by Jim Aldwin
Growing plants upwards instead of outwards can save you considerable space, and cucumbers, with their natural instinct for climbing, are perfect candidates for this method.
Cucumbers (Cucumis sativus) are a favorite among home gardeners due to their ease of growth, versatility in the kitchen, and their refreshing flavor. These warm-season crops thrive in USDA hardiness zones 4-11, and with the right conditions — full sun, warm temperatures, and consistent watering — they can produce a bountiful harvest.
Cucumbers are relatively easy to grow, making them an excellent choice for both novice and experienced gardeners. They come in a variety of types, suitable for both slicing and pickling. One of the most enticing aspects of growing cucumbers is their proclivity for climbing. With the right support system, such as a trellis, cucumber plants can be trained to grow vertically, providing a space-efficient method to maximize your yield.
What You’ll Learn
- The benefits of vertical gardening and the use of trellises for cucumber plants.
- The unique characteristics and care instructions for several popular cucumber varieties: Japanese, Chinese, and Armenian.
- Tips for preparing your garden bed for optimal cucumber growth, including fertilization and soil prep.
- Methods for effectively transplanting cucumber plants, debunking common misconceptions.
- How to provide your cucumber plants with necessary nutrients throughout the growing season.
- Tips for dealing with common plant health concerns such as powdery mildew.
- Different trellis options, from bamboo frames to ready-made nets, and their pros and cons.
Why Choose Vertical Cucumbers?
Vertical gardening is an efficient way to use your garden’s real estate. Cucumbers, in particular, are climbers by nature and will happily coil around a trellis, making them ideal for vertical gardening. By growing them upwards, you can also prevent potential issues with rot that can occur when cucumbers rest on the ground. Additionally, harvesting becomes a breeze as the fruits are in plain sight.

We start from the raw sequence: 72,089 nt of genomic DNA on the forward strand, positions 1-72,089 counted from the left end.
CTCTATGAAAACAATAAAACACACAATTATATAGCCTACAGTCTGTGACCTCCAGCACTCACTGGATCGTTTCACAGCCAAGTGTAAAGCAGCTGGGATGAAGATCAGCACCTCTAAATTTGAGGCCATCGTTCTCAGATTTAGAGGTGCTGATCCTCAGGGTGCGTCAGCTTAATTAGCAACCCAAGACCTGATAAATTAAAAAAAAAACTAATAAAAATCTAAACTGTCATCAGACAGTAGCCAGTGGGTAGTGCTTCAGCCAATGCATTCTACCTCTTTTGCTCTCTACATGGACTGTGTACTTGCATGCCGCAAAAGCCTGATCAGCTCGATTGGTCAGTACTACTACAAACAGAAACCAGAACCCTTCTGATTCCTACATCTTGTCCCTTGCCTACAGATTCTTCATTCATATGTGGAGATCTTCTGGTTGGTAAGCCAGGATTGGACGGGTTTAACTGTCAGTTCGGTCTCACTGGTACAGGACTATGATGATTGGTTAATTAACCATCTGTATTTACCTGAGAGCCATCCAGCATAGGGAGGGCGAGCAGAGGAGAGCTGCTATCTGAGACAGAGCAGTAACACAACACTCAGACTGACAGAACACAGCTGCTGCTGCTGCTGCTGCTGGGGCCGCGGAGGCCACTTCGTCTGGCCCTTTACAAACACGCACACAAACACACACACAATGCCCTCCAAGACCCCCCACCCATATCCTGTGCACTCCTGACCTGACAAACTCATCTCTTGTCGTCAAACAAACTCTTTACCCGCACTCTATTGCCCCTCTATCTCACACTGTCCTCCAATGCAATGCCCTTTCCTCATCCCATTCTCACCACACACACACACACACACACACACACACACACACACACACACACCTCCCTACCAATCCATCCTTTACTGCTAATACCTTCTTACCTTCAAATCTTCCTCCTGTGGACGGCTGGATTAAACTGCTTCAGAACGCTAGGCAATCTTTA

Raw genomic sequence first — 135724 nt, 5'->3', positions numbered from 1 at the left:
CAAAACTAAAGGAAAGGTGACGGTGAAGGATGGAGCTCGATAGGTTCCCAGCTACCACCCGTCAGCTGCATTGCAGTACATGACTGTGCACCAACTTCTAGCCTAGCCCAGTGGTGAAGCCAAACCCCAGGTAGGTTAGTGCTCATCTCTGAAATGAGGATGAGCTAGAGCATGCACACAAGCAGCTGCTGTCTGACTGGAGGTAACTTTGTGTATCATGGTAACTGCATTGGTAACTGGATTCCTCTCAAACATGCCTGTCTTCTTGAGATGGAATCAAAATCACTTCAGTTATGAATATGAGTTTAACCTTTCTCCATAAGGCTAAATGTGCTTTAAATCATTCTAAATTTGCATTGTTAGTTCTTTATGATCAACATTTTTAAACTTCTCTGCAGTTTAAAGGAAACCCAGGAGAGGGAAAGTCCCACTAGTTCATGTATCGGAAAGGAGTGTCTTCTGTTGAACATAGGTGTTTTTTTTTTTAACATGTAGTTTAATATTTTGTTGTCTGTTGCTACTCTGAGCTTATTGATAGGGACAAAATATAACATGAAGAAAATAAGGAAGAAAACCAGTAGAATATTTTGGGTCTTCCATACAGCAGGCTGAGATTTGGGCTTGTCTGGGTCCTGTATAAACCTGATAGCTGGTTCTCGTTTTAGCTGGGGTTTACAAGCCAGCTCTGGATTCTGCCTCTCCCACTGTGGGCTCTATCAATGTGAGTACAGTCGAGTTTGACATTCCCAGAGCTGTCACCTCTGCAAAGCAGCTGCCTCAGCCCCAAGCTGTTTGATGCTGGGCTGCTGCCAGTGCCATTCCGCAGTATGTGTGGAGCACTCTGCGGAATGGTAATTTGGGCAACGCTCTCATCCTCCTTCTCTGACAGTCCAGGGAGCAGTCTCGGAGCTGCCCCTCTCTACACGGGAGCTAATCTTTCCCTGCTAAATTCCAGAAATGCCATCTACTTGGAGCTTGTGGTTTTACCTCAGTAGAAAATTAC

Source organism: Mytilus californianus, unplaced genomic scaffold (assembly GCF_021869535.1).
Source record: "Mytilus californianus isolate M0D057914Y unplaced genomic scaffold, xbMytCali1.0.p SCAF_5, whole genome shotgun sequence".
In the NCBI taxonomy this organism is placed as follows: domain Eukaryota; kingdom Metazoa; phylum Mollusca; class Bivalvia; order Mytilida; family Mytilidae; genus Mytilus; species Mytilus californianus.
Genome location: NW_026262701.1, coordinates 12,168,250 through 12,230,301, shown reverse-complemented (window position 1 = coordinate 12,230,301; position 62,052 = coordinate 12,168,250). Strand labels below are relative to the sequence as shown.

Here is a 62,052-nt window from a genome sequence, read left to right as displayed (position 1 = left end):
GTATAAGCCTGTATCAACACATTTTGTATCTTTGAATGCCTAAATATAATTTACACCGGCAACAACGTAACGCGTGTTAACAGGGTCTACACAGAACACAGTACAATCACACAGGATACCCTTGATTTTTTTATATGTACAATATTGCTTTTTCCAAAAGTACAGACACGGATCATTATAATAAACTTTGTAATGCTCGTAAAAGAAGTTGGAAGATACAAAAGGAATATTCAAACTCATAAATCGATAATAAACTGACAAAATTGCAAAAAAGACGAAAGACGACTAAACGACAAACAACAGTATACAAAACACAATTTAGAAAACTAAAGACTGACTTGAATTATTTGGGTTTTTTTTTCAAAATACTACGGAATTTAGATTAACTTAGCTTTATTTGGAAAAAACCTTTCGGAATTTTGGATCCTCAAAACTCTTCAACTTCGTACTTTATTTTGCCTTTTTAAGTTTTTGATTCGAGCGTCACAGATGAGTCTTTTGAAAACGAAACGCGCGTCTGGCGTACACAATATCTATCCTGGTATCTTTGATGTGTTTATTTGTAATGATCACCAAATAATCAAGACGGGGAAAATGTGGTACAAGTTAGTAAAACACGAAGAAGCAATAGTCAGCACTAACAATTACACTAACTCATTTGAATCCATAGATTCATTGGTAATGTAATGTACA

Selecting Your Cucumber Varieties
There are lots of good cucumber varieties available to home gardeners, many of which are naturally inclined to climb. In this section, we’ll discuss three of my favorites that have proven to be excellent performers in vertical gardens.
- Japanese Cucumbers: These long, slender cucumbers, known for their thin, pale green skin and few spines, are a delight. They reach optimal flavor when harvested before they grow to 24 inches. A nutrient-rich compost can prevent potential thinning along the upper two-thirds of the fruit.
- Chinese Cucumbers: Don’t be put off by the rough skin and sharp spines of this variety; the sweet, mild interior more than makes up for it. These cucumbers typically grow to 10-12 inches long, maintaining a pleasing shape as they grow.
- Armenian Cucumbers: With their ribbed skin and unusual appearance, they might look more like gourds than cucumbers. Nevertheless, these cucumbers are crisp, mild, and grow to about 20 inches long.
Cultivating Diversity: Mixing Cucumber Varieties
Don’t limit yourself to just one type of cucumber. Mixing different varieties on a single trellis not only adds visual interest to your garden, but it also keeps your table supplied with an assortment of flavors throughout the summer. Unused seeds can be saved and will remain viable for at least two more seasons.
Preparing Your Bed for Planting
Proper soil preparation is crucial for a successful cucumber harvest. Start early in the spring, mixing in well aged manure well with the soil to ensure its rapid breakdown into nutrients. If you live in a warmer climate where a winter crop may delay this process, consider starting your cucumbers in pots.
Though many gardening guides might advise against transplanting cucumbers, I’ve had consistent success with this method for over 15 years. Start your seeds in large pots, which allows for more space and gives you additional time to prepare the bed.
When preparing the bed, make sure to dig deep and distribute plant waste and manure evenly throughout the cucumber’s potential root zone. Good drainage is essential, as is ensuring that your watering method can reach all the plants.